I couldn't find much just by looking at the data. Roughly 90 percent of all type of ship survive their voyage.Survival rate for different purposes varies between 84 and 92 percent doesn't seem partcularly significant Looking at the survival rates for different combinations of ships and purposes revelas some anomalously low values Carrack carrying redstones only 79%. Dhow and Mythrill 71% are the standouts. Might be a statistical fluctuation, and as we don't know what we're carrying it doesn't help much Ships that sail only one week after their last voyage have a noticeably lower survival rate (74%), otherwise it doesn't appear to have much effect. So provisionally ignore all possible ships that sailed one week ago. Voyages of length 10 or less have approximately the same survival rate of 90 percent, but this falls to 79% and 76% for voyages of length 13 and 14 respectively.There are 19 encounters that did not take place on the planned route, and one of them occurred on land. This is a small fraction of the total, and they all occurred close to the route suggesting the planned route is reasonably reliable. iceberg encounters are concentrated in the N part of the map, and are more prevelant during the N hemisphere winter.Kraken encounters seem to be restricted to a small number of tiles which tend to come in clusters, they are slightly more active during the summer. Reef encounters seem to be restricted to a small number of tiles which tend to come in clusters. Merfolk seem to be restricted to a few moderatly big clustersWyrd Majick Fyre is centered on a cluster around J8, with a few random encounters elsewhere. Given the small number there is no reason to think these tiles are any more likely to suffer an encounter from it than any other.Finding paths which yield the minimum expected damage (defined as all damage done in known encounters on route + 100/hexes on route for all planned routes that went through it but got destroyed yields the following)Best path to first destination(L13) is:(1) Q6 P7 P8 P9 P10 O11 N11 N12 M13 L13 Best path to second destination(E8) is(2)Q6 P6 O6 N6 M5 L5 K5 K6 J6 I6 H7 H8 G8 F8 E8 Restricting it just to voyages leaving in June leads to::Best path to first destination(L13) is(3) Q6 P6 O6 N6 M7 M8 L8 K9 K10 K11 L12 L13 Best path to second destination(E8) is(4) Q6 P6 O6 N6 M5 L5 K5 K6 J6 I6 H5 G5 G6 F7 F8 E8The slightly more northerly route in (4) is possibly because icebergs are less prevalent at that time of year, and they are concentrated in the northern part of the map, however there is no data at the end of the route, and Kraken have been seen in these hexes at other times, and they are more active than normal at this time of year, however the southern route also goes through Kraken infested waters. Assigning double the weight to destroyed ships (and counting all voyages) yielded route Q6 P6 O6 N6 M7 M8 L9 L10 K11 L12 L13 and route (2) again. So this looks reasonably robust against changes to this weighting. For the captains choosing those that have survived more voyages than any other seemed like a reasonable first guess, however looking at the data suggests that the same name can be given to > one captain e.g Seamus Reagans voyages occur in 2 widely separated groups. So instead we need to look at the ships, which can hopefully be uniquely identified by their ids. Ships are generally commanded by the same captain. The 2 ships that have survived the most voyages are the Orange Falcon followed by the Mopey Diamond. So my provisional answer (Which may be changed if I get time to look into this further) is:Send The Mopey Diamond, a Carrack captained by Conall MacDougal by route Q6 P6 O6 N6 M5 L5 K5 K6 J6 I6 H7 H8 G9 G10 F10 E9 E8Send The Orange Falcon, a Galleon captained by Brandon Buchanan by route Q6 P7 P8 P9 P10 O11 N11 N12 M13 L13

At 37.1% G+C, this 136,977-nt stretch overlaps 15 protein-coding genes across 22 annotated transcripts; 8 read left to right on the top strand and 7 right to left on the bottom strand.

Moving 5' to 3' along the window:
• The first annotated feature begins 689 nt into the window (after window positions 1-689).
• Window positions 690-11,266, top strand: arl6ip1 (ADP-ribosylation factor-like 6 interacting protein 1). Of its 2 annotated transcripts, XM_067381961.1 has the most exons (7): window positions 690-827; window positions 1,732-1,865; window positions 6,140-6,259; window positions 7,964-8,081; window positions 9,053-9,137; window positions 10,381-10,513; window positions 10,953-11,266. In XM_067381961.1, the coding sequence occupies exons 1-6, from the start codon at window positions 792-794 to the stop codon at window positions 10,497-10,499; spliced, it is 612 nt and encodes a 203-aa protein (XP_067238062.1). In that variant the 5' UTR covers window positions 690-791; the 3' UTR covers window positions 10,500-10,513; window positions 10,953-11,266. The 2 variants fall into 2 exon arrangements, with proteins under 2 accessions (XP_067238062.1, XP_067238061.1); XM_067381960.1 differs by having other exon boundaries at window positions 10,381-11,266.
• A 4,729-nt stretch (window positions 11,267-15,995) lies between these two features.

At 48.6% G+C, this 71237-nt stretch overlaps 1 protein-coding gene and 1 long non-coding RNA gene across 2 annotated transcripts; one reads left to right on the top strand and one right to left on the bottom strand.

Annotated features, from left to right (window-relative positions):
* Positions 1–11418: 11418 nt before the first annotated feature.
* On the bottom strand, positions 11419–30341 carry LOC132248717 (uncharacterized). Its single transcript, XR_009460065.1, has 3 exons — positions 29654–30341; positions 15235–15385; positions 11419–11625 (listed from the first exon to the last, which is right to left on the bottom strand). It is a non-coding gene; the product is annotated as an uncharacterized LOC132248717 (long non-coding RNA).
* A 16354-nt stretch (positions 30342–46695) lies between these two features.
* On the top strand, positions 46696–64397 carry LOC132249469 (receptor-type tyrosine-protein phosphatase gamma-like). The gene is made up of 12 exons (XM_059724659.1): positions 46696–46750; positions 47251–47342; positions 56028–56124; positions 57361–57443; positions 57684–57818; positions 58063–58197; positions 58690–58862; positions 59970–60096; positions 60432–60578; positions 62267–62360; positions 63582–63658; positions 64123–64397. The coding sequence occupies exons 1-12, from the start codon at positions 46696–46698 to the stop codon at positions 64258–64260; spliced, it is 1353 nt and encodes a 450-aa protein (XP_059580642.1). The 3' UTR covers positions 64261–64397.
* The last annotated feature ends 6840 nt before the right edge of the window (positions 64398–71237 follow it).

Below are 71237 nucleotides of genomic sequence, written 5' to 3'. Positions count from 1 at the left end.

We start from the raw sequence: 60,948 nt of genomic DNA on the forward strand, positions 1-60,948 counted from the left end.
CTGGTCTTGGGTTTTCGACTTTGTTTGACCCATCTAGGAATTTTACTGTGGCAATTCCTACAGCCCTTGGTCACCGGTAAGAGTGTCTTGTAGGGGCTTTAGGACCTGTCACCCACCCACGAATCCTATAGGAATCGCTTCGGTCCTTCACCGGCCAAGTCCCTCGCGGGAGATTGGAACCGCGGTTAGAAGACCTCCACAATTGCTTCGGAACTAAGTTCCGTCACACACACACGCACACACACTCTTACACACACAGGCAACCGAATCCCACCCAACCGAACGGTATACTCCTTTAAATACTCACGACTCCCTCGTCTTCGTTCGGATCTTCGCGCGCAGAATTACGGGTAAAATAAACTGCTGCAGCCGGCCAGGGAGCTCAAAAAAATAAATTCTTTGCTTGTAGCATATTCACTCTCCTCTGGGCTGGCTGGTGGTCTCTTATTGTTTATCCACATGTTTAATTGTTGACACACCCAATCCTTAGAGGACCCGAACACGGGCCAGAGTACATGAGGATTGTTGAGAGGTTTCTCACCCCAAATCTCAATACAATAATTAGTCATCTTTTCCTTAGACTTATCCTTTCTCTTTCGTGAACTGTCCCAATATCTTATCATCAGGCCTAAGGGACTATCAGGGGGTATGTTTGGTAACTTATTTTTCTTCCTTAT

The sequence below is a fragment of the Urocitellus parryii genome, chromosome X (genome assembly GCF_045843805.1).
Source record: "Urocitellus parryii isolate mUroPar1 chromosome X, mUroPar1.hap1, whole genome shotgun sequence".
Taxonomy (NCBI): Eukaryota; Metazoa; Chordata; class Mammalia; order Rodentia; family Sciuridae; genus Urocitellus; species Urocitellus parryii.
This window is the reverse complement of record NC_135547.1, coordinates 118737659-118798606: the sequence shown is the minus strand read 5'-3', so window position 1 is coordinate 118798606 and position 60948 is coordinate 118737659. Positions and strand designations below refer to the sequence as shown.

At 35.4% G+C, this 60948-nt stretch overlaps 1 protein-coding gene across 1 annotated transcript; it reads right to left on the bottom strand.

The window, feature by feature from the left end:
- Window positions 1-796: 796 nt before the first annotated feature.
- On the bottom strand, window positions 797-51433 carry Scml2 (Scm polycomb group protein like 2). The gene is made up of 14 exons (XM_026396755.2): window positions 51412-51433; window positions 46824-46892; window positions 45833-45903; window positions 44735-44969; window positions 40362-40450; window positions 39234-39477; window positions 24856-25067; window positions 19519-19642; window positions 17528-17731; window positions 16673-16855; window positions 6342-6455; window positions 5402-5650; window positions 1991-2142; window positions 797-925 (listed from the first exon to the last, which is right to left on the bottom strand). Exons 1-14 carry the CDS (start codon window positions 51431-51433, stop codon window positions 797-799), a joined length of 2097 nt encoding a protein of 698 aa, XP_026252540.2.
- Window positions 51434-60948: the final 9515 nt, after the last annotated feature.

(Red Duck) Q6-P7-Q8-Q9-Q10-P11-O11-N11-N12-M13-M14-L14-K14-J14-I14-H13-H12-G12-F11-F10-E9-E8 (return same route)
(Scurvy Hind) Q6-P7-Q8-Q9-Q10-P11-O11-N11-N12-M13-L13 (return same route)
Delay between voyages doesn't seem to affect damage.
Avoid the wizard on J8.
Avoid reefs when possible (adjacent to most land hexes except around ports).
Dhows take less damage per hex (most of this might be from dodging reefs).
Galleons attract Sharks/Pirates/Harpies/Merfolk/Dragons.
If both ships have the same initial moves, will they get the same encounters in those hexes?
You don't know. That might be something you could figure out by looking at the Admiralty logs though.
Nice, though I have been finding LibreOffice Calc rather annoying to work with on this one...
Is the following data point a bug?
voyage 3352 has a storm encounter at P14, which is a land hex
That is definitely what the Admiralty data says.
(Yeah, usually I think freeware Office stuff is pretty much on par with Microsoft Office, but Excel specifically feels genuinely better to me than any of the freeware programs I've found. Does anyone have recommendations?)
Thanks. I can just switch to Excel then if it's significantly better for this purpose. In my case this is not a problem since I have office 365 access through work - I just normally avoid closed source stuff (other than games) for my personal use. GuySrinivasan mentioned another thing in an earlier thread (comment link), I probably should check that out, though expect a bigger learning curve.
If anyone is still working on this (either current answerers continuing their analysis or latecomers wanting to start), please let me know. In the absence of replies on this, I will publish the answer key tomorrow.